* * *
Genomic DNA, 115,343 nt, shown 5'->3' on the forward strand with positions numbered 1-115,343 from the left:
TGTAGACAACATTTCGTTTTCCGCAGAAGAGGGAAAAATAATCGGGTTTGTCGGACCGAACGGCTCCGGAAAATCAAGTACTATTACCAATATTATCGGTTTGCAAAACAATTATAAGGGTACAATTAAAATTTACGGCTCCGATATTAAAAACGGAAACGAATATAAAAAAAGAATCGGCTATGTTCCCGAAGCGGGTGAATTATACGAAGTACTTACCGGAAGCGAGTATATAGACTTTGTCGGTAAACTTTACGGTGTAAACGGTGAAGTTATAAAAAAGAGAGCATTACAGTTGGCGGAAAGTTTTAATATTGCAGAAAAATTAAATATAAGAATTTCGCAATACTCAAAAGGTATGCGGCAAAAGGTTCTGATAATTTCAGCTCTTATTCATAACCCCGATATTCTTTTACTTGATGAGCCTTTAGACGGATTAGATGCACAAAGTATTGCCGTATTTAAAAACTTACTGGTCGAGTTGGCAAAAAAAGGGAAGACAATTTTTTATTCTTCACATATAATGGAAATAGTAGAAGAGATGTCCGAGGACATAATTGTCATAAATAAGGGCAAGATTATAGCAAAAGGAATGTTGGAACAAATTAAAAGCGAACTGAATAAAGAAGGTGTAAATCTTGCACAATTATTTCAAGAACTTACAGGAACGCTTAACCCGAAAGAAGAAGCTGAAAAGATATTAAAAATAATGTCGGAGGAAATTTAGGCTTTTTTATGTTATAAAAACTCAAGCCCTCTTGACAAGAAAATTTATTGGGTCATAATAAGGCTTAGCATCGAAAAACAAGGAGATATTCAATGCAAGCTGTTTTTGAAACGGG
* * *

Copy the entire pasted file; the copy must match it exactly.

Genomic DNA, 115,343 nt, shown 5'->3' on the forward strand with positions numbered 1-115,343 from the left:
TGTAGACAACATTTCGTTTTCCGCAGAAGAGGGAAAAATAATCGGGTTTGTCGGACCGAACGGCTCCGGAAAATCAAGTACTATTACCAATATTATCGGTTTGCAAAACAATTATAAGGGTACAATTAAAATTTACGGCTCCGATATTAAAAACGGAAACGAATATAAAAAAAGAATCGGCTATGTTCCCGAAGCGGGTGAATTATACGAAGTACTTACCGGAAGCGAGTATATAGACTTTGTCGGTAAACTTTACGGTGTAAACGGTGAAGTTATAAAAAAGAGAGCATTACAGTTGGCGGAAAGTTTTAATATTGCAGAAAAATTAAATATAAGAATTTCGCAATACTCAAAAGGTATGCGGCAAAAGGTTCTGATAATTTCAGCTCTTATTCATAACCCCGATATTCTTTTACTTGATGAGCCTTTAGACGGATTAGATGCACAAAGTATTGCCGTATTTAAAAACTTACTGGTCGAGTTGGCAAAAAAAGGGAAGACAATTTTTTATTCTTCACATATAATGGAAATAGTAGAAGAGATGTCCGAGGACATAATTGTCATAAATAAGGGCAAGATTATAGCAAAAGGAATGTTGGAACAAATTAAAAGCGAACTGAATAAAGAAGGTGTAAATCTTGCACAATTATTTCAAGAACTTACAGGAACGCTTAACCCGAAAGAAGAAGCTGAAAAGATATTAAAAATAATGTCGGAGGAAATTTAGGCTTTTTTATGTTATAAAAACTCAAGCCCTCTTGACAAGAAAATTTATTGGGTCATAATAAGGCTTAGCATCGAAAAACAAGGAGATATTCAATGCAAGCTGTTTTTGAAACGGG